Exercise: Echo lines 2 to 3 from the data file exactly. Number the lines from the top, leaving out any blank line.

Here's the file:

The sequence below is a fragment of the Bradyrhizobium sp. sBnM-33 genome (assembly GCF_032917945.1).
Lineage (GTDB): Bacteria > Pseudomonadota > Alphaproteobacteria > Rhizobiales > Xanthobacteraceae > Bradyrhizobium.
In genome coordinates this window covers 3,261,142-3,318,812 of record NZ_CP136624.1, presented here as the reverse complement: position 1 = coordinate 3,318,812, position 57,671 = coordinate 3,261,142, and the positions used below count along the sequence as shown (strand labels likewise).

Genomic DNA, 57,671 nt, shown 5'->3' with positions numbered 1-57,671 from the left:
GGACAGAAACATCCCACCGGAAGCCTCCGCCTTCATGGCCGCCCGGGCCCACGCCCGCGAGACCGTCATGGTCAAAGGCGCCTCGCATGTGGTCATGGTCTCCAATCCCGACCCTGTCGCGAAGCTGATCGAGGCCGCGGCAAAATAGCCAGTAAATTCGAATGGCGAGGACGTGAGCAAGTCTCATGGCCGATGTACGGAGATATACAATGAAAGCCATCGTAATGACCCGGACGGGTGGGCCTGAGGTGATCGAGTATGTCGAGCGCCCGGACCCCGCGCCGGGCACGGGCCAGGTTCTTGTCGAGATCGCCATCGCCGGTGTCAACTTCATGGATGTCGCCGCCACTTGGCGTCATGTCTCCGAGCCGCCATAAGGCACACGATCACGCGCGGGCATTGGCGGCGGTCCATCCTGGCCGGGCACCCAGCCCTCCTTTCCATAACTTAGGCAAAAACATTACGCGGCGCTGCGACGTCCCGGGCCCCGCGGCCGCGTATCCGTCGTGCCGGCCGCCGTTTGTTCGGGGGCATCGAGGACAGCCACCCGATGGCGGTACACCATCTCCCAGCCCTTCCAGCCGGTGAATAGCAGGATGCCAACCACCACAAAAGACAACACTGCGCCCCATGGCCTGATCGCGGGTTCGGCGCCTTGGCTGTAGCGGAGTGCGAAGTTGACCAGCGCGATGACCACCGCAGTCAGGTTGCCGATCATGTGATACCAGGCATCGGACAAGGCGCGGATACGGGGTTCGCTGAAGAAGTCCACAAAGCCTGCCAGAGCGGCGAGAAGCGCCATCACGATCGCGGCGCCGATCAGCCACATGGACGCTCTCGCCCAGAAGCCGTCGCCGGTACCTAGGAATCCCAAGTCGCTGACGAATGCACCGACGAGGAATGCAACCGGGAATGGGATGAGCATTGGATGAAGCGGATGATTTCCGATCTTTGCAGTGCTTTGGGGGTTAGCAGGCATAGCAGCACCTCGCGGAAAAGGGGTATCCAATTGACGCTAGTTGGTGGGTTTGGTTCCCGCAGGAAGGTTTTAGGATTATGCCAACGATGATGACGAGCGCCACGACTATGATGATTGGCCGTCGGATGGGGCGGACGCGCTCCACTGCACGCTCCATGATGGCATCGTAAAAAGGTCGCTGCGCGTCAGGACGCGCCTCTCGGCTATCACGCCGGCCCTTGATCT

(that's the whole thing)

Lineage (GTDB): Bacteria > Pseudomonadota > Alphaproteobacteria > Rhizobiales > Xanthobacteraceae > Bradyrhizobium.
In genome coordinates this window covers 3,261,142-3,318,812 of record NZ_CP136624.1, presented here as the reverse complement: position 1 = coordinate 3,318,812, position 57,671 = coordinate 3,261,142, and the positions used below count along the sequence as shown (strand labels likewise).